This article promotes practitioners’ evaluative thinking to foster more complexity‐aware monitoring and evaluation for learning and adaptive management in complex and dynamic settings. Instead of simply carrying out activities based on predetermined plans or checklists, practitioners can be ‘knowledge workers’ who use evaluative thinking to promote collaboration, learning, and adaptation in service of achieving outcomes. While article focuses on development workers, its reflections on the practical application and empirical grounding of complexity‐aware and learning‐focused evaluation are also applicable to protection in humanitarian crises.
Increasingly, actors (Government, NGOs, international organizations) operating in complex environments, are shifting from predominantly linear and reductionist models of change to ones that are more dynamic, reflective, and responsive. This means understanding that humanitarian personnel are ‘knowledge workers’ who should use reflective practice to collaborate, question assumptions and ways of working, and make real time course corrections.
The article highlights the experiences of a few organizations implementing evaluative thinking and what this has meant for their organizational culture and ultimately for developing adaptive, innovative, and context-specific solutions. For example, Catholic Relief Services and their Evaluation Capacity Services places strong emphasis on evaluative thinking amongst project stakeholders, or “critical thinking applied in the context of evaluation, motivated by an attitude of inquisitiveness and a belief in the value of evidence, that involves identifying assumptions, posing thoughtful questions, pursuing deeper understanding through reflection and perspective taking, and informing decisions in preparation”.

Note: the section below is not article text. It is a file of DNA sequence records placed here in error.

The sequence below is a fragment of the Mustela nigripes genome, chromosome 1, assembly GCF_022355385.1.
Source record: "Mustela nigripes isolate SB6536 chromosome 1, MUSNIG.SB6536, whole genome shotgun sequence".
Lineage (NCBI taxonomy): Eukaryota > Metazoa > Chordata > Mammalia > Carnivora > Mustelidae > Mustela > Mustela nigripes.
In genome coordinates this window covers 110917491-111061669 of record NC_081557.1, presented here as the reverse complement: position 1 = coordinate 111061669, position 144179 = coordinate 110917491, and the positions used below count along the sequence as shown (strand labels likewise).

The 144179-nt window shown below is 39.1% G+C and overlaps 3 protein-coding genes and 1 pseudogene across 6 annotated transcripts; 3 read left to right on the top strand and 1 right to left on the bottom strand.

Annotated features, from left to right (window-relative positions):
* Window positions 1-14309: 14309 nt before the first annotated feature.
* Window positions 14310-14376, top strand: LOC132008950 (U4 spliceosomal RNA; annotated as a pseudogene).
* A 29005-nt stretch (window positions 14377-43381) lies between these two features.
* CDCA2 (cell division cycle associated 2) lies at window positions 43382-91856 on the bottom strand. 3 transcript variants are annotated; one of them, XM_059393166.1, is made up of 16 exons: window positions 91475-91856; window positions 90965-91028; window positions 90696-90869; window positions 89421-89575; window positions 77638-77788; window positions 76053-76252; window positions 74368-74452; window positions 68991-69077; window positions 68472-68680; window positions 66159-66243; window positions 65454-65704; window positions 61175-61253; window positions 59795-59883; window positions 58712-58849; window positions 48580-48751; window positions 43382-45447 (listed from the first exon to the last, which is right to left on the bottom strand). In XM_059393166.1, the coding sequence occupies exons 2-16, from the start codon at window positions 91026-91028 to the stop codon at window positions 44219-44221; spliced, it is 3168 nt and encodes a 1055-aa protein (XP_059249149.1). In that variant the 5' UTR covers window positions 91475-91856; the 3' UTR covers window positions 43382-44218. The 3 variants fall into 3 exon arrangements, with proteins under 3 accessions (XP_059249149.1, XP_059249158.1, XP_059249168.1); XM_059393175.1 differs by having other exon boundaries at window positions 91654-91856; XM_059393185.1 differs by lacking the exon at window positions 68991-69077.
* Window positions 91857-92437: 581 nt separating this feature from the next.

“In our experience, promoting [evaluative thinking] is a promising practice due to its ability to: support and nurture ‘reflective practitioners who are able and willing to challenge continuously their own assumptions and the assumptions of their colleagues in a constructive way which generates new insights and leads to the development of explicit wisdom’ (Britton, 1998, p. 5); build trust between stakeholders to facilitate collective ‘sensemaking’ (Schwandt); and elevate tacit and experiential local knowledge as a critical complement to “evidence-based” knowledge. In this way, we see evaluative thinking as a way to help development staff and partners demystify theory and practice and restore their sense of purpose, curiosity, and passion for development (Lederach, Neufeldt, & Culbertson, 2007).”
Evaluative thinking requires:
By aligning interventions with local needs and expressed priorities, iteratively testing what works and what does not, and prioritizing learning and feedback loops, evaluative thinking can help development and humanitarian actors undertake continuous analysis, reflection and learning in pursuit of protection outcomes.
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